Bring Home the Inishmurray Relics

Bring Home the Inishmurray Relics

Roger Chambers Walker (1806-1854)…was a landlord, barrister and a noted Sligo antiquary…Walker combined the life of a landowner and landlord with that of…antiquarian looter and…collector of antiquities.

The sizeable private collection built up by Walker comprised dug-up, purchased or swapped items. Much of the collection was found locally or came from throughout Sligo including the island of Inishmurray…Some items were acquired by devious means while collectors vied with each other to outwit each other in the acquisition of choice items. 1

St. Molaise's bell and copper-clad wooden crozier were removed from Inishmurray in the 1840s and are now at Alnwick Castle in England.

A friend of the Ordnance Survey’s George Petrie (“Dearest George…”), Roger Chambers Walker was an amateur surveyor and an earnest local informant within the government effort to identify the nation’s antiquities.2 At the same time he was engaged in a sometimes competitive enterprise to acquire his own private collection of antiquities for his home at Rathcarrick, near Sligo town. Walker, once he set his marks on an antiquity he coveted, was not concerned with the niceties of prior ownership, and even boasted to Petrie of his efforts to pilfer an ancient stone from a churchyard:

“Tomorrow I go to make final arrangements for the Stealing of an old stone cross, very curious. I had hoped to have got it here long since but first my provider stole a wrong stone, a very curious one too, by the way, which of course I have kept. But latterly he (i.e. the purveyor) has been visited by certain scruples of conscience regarding the article to be stolen—a cross—and the place from where it is to be taken—a churchyard [punctuation added].” 3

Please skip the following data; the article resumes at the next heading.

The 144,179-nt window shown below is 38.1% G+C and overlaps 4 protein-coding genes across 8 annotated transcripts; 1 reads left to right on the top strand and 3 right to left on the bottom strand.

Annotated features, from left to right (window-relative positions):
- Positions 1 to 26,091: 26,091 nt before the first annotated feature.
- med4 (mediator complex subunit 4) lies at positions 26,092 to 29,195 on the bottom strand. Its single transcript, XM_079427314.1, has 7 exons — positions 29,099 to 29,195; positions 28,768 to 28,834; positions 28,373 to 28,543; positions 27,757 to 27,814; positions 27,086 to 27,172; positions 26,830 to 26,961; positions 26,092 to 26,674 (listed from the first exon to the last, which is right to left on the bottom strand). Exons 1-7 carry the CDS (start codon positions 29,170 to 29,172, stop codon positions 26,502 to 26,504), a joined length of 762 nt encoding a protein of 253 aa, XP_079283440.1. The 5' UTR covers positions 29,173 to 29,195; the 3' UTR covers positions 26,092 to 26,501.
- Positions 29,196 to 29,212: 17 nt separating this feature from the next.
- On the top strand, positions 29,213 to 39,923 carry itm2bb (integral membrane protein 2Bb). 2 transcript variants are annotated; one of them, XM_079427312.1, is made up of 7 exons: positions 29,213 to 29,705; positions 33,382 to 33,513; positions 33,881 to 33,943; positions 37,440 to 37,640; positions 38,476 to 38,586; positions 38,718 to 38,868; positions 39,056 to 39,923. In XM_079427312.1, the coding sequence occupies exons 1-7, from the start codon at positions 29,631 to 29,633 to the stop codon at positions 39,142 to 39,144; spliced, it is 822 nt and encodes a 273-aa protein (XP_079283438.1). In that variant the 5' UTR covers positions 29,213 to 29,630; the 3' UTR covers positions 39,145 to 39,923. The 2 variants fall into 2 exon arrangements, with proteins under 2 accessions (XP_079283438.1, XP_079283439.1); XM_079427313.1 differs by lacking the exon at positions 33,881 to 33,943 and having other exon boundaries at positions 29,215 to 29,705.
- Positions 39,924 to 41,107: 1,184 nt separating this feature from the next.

St. Molosh

Wooden statue of St. Molaise (National Museum of Ireland)

Just 7 km (4.4 mi) off the coast of Co. Sligo is the small island of Inishmurray, now deserted, but known as holding “a larger number of examples of primitive Irish Art than perhaps any other early Christian settlement in Ireland.”4 Although Walker is most notorious for his unscientific excavations at Carrowmore, he was not unaware of the what treasures he might find for his collection with a short boat trip to the lightly populated and constable-free island. In October of 1837 Walker wrote to Petrie of his fascination with Inishmurray: “The island abounds in subjects of interest & is in my opinion by far the most curious spot in Ireland that is if it be in Ireland.” 5
At some point, likely before John O’Donovan’s visit in 1836, at a time when money was scarce and making poitín was more profitable than farming or fishing, the temptation of a bit of ready cash likely convinced a destitute islander to steal two pieces of the island’s treasured patrimony and a few years later hand them over to the earnest antiquarian with money in hand, Roger Walker.

Close-up view of the crest on the crozier from Inishmurray.